Glisan and Everett still make me nervous as an experienced cyclist. Flanders by foot or bike bridge would be phenomenal.

A diverter would definitely be needed to tame cut-through traffic that currently uses Flanders to get to downtown Pdx from the West Hills, Uptown Shopping Precinct, Trader Joe’s parking lot etc.

peejay
Guest
peejay

Fabulous! Just great. It’s fitting that this is getting built after the first attempt was perhaps the very first “bikelash” victim, something that then mayor-elect Sam Adams chose to drop like a hot potato after meeting minor resistance at City Council.

A minor note, PBOT would be well served by updating their architectural rendering of a person on a bike. Either that, or they’re signaling that PDX will be hosting a major bike race after the bridge is completed!

RF
Guest
RF

It’s a solution to a problem that should never of been allowed to happen. 405 should of been a tunnel. Now they’ll spend 3 million for a bridge?

ethan
Guest
ethan

Can we get a buy-one-get-one-free bridge deal and get a NE 7th Ave bridge too?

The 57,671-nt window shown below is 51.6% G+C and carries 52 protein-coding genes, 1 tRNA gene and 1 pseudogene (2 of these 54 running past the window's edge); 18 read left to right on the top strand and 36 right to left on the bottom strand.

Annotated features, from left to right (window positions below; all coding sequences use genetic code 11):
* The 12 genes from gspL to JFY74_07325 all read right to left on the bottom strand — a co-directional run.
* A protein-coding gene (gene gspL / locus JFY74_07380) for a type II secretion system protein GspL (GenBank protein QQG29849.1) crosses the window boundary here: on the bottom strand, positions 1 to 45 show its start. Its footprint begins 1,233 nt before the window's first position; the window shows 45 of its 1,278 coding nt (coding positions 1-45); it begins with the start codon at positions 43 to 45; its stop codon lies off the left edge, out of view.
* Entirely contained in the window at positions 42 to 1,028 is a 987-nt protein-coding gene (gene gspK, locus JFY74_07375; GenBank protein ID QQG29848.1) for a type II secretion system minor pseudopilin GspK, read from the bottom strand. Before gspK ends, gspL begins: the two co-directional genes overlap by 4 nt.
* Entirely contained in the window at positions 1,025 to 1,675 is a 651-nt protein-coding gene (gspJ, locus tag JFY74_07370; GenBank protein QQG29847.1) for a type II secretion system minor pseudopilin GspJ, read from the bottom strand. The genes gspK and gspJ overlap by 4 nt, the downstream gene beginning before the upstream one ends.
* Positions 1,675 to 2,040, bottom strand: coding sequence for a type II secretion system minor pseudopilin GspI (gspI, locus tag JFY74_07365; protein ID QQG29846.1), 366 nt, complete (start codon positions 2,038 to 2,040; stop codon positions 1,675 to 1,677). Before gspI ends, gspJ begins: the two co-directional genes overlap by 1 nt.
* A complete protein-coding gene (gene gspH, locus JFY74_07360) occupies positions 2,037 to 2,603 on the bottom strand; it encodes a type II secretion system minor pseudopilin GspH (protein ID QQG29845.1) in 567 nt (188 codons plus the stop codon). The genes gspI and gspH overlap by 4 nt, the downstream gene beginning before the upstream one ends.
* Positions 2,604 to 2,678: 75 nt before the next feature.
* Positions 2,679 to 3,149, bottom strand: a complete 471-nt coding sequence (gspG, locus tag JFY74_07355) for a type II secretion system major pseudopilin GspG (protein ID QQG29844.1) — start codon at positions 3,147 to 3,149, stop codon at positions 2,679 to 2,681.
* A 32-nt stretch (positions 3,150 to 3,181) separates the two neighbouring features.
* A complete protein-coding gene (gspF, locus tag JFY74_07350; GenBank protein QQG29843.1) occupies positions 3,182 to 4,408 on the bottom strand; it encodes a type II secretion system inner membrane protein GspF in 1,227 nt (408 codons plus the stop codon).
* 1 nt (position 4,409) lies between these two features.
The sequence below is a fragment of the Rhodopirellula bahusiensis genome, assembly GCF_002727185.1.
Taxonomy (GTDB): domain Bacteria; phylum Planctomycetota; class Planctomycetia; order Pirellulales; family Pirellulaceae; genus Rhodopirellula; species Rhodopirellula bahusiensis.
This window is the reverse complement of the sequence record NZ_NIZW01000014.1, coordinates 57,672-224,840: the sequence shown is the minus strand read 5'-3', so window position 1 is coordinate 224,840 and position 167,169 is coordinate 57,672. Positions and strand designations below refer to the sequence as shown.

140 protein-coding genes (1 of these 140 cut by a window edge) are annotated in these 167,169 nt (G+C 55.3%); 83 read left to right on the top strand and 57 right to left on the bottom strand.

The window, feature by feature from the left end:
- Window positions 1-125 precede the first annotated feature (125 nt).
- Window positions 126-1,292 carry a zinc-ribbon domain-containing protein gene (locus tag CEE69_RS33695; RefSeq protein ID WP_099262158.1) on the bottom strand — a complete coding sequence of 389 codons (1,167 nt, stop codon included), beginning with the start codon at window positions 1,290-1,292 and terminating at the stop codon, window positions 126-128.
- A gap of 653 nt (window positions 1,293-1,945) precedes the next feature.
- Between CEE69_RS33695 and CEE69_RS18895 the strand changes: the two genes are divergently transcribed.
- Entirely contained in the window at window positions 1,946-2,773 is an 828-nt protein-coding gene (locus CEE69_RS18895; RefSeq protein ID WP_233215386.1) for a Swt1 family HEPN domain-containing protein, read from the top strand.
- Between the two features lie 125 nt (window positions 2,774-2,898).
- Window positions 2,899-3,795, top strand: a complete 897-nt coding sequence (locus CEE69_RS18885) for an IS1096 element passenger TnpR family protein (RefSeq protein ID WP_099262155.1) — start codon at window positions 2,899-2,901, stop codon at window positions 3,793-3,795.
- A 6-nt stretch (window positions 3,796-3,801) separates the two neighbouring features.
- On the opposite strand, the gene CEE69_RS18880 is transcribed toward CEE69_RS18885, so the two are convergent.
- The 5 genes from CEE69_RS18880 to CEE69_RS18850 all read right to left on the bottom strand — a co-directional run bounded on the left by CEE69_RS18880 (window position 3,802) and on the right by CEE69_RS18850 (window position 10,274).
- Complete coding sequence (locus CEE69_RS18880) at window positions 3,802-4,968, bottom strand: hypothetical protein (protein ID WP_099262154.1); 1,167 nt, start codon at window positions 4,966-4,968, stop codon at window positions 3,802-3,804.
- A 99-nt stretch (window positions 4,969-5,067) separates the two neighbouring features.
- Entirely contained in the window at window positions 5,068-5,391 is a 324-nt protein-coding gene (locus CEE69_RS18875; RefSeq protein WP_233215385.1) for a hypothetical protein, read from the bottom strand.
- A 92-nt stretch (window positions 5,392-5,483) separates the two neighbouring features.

Eric
Guest
Eric

The stats in this article are misleading. There’s no reason to compare estimated biking + walking counts on the proposed bridge with biking counts on other bridges, as the comparison isn’t meaningful. (sentence in reference: That figure, which includes both biking and walking trips, is higher than the summertime bike counts across the Hawthorne Bridge and about five times the daily bike ridership so far on Tilikum Crossing)

TJ
Guest
TJ

I have lived and still work blocks from the crossing. I won’t say this isn’t great. But there is so much opportunity for close-in infrastructure that has long been ignored.

Frank Selker
Guest
Frank Selker

Maybe just me, but existing bridges seem fine and better aligned with direct routes (Everett and Glisan) without adding jogs that will have risks.
I’d rather see money spent on shoulders where lots of pedestrians and cyclists are too close to traffic, like Fairmount or Skyline.

Michelle Poyourow
Guest
Michelle Poyourow

Wow, this is such great news!

A lot of people have been working hard, for years, to conceive of and advocate for this bridge. Congratulations, and thank you, to them!

Ted Buehler
Guest

Congrats to all who worked hard to make this happen.

Including those who worked on the Sauvie => Flanders plan in 2008 or so…

Ted Buehler

Andy K
Guest
Andy K

Yes its a safety upgrade and an expansion of our current bike/ped network, but the “placemaking” potential for this project is off the charts.

oliver
Guest
oliver